A person’s values are the first primary obstacle. In one context or situation, those values are well-suited, but in others, they can get in the way of making progress. For example, a person that places a high value on efficiency may find it hard to justify the time it takes to connect with others first. Getting straight to business or straight to problem-solving aligns with their values of being efficient. Another person may have a value around privacy and feel that connecting with people in a professional setting violates that value for them and they are uncomfortable or unwilling to make an effort to connect with people.
Another value that can sometimes interfere is responsibility. A person with a strong value of responsibility may see correcting others as an important way of contributing and not doing that would feel wrong or in conflict with who they are. Many other values can come into play as well and it’s important to be able to help a client see past those initial objections. Those objections can be deeply rooted in their value system and we can aid them in excavating their values by asking powerful questions about what matters most to our clients in these situations where shifting to connection is needed and/or wanted by the client.
Identity is the second big obstacle in shifting from Correction to Connection. We all have many different identities in the world. I am a mother, a wife, an ex-pat, a coach, a swimmer, an entrepreneur, and a student, just to name a few. These identities were both created by me, continue to shape me, and can, if left unexamined, hamper my ability to take on new identities and roles in my life. In his book Atomic Habits, author James Clear writes,
Once you have adopted an identity, it can be easy to let your allegiance to it impact your ability to change. Many people walk through life in a cognitive slumber, blindly following the norms attached to their identity. (Clear, 2018).
The transitions that take place in life often signal a change in identity. A promotion to management at work means you are going from being an independent contributor to being a people leader. The upcoming arrival of your first child means you are going from being a single or married person to being a parent to another human being. An aging parent that needs more assistance means you are going from being a child to being a caretaker.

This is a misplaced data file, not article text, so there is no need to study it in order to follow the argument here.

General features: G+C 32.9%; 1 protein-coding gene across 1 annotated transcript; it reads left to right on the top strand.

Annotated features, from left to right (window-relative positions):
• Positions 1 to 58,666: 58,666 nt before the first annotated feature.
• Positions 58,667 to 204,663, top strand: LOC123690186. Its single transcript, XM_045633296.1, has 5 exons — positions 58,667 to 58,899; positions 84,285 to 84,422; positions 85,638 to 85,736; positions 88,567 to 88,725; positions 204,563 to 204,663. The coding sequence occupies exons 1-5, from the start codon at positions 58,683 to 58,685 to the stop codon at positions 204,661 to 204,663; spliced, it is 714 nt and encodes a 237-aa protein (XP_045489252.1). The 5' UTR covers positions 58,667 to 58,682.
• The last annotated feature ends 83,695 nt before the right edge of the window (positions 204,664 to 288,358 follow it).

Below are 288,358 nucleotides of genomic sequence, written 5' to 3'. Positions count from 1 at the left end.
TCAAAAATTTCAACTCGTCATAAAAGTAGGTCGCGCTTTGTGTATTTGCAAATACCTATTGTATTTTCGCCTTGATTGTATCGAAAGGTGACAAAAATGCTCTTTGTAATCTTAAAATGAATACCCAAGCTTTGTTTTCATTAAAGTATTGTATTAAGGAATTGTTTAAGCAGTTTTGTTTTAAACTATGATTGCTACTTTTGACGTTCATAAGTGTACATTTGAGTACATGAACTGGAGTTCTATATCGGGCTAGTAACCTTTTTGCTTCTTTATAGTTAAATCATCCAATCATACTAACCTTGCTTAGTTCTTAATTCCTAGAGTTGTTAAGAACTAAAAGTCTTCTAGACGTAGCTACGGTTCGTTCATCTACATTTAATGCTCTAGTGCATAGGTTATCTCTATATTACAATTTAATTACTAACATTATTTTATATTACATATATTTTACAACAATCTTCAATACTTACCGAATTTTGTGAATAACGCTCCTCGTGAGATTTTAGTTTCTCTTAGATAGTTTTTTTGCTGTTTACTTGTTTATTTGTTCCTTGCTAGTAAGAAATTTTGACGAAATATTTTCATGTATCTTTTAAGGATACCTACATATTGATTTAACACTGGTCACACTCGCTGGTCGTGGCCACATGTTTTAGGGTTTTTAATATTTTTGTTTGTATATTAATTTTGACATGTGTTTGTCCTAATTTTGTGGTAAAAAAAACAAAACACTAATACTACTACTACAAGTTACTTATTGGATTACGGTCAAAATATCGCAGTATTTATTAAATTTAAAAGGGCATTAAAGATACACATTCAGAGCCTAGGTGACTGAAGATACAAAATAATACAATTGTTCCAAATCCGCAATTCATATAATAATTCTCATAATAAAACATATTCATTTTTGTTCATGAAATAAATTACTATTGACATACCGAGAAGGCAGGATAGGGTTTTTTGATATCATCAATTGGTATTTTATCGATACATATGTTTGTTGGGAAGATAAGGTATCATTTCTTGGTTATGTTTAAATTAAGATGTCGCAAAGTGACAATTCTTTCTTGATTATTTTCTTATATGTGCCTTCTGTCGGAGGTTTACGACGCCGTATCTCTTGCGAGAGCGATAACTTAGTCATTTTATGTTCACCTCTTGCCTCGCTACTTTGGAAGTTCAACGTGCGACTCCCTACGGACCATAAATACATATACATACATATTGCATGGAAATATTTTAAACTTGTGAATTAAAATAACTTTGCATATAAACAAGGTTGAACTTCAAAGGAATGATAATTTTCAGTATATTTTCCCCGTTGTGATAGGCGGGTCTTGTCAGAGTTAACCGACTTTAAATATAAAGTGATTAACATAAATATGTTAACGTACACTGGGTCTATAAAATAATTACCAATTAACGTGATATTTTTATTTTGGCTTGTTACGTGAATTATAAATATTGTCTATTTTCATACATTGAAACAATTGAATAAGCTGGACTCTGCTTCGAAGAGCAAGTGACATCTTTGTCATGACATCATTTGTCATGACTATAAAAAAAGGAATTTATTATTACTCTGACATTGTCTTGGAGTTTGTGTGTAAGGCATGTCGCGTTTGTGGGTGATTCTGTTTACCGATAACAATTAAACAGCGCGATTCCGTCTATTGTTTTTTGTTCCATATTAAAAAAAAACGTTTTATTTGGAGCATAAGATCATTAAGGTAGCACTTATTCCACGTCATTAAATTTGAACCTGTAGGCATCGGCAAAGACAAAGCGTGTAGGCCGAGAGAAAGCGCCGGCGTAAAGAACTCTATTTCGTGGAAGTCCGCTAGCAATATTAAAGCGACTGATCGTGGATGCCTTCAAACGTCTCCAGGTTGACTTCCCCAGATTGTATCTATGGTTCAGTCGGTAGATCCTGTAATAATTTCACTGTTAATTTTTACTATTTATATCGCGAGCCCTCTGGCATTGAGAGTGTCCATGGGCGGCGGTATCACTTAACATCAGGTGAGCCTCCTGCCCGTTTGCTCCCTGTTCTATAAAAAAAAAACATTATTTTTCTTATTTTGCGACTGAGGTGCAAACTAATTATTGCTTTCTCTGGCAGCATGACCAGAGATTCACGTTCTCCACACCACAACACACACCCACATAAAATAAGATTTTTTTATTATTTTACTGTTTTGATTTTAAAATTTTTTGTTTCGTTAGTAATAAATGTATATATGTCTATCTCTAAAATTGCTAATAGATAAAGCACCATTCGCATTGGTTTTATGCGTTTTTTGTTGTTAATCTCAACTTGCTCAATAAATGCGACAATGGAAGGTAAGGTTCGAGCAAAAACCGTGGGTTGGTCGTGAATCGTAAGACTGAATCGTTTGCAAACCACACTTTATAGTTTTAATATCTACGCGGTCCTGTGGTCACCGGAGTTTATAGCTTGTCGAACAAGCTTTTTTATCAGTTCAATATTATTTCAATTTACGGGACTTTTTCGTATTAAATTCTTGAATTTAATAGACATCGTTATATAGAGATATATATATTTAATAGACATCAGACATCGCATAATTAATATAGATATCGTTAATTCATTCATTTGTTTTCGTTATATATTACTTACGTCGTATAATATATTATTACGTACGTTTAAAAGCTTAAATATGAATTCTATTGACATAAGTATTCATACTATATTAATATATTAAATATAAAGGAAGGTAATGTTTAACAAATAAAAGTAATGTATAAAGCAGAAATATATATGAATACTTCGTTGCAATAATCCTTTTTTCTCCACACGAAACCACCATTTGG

All of these transitions often very clear signals that a change in identity is coming and some change in thinking, feeling, or behaving is needed, but those signals can be left unnoticed because a person is often still using the beliefs and values attached to another identity. Using the example of going from an independent contributor in an organization to a people leader, beliefs of needing to be right and needing to always be recognized for your efforts are often wrapped up in being a really great and appreciated independent contributor.
However, those independent contributor characteristics can create limitations for being an effective people leader. Helping our clients recognize changes in their life that signal a change in identity can help them see where shifts from Correction to Connection need to take place and what may need to shift to support that change.
The last obstacle is judgment. This can be a judgment of self, but most often it is the judgment of others. At its most basic level, Correction is communicating “I’m right and you are wrong.” It can shut down creativity and the flow of ideas before they even begin. judgment removes trust and makes personal interactions feel unsafe. This can be especially true when there is a power differential as in the case of a boss and direct report.
The greater the power differential, the greater the negative impact judgment has on trust and building a trusting relationship. Judgment here does not mean discernment or opinions per se but is more about how that discernment and opinion are communicated to and experienced by others. The ability to put judgment on hold is often what is needed for Connection to happen. With clients who are in a place of judgment, using the skill of direct feedback to show a client what you are seeing can help them see something new and surprising about their thinking or behavior.
- What values might you hold that are preventing you from connecting more deeply to others?
- How important is it for you to be right in different types of situations?
- What does being right mean for you and to you in different types of situations?
- What beliefs do you hold about your roles or identities?
- How could those beliefs be preventing you from connecting with others in a meaningful way?
- What are one or two small ways you could put judgment on hold when interacting with others?
Brown, Brené. Daring Greatly: How the Courage to Be Vulnerable Transforms the Way We Live, Love, Parent, and Lead. Avery
Brown, Brene. “Definitions.” Brené Brown, Brené Brown brenebrown.com/definitions/.
Clear, James. Atomic Habits: An Easy & Proven Way to Build Good Habits & Break Bad Ones. Avery
“Correction.” Merriam-Webster.com Dictionary, Merriam-Webster, https://www.merriam-webster.com/dictionary/correction
Guay, Sarah. Personal interview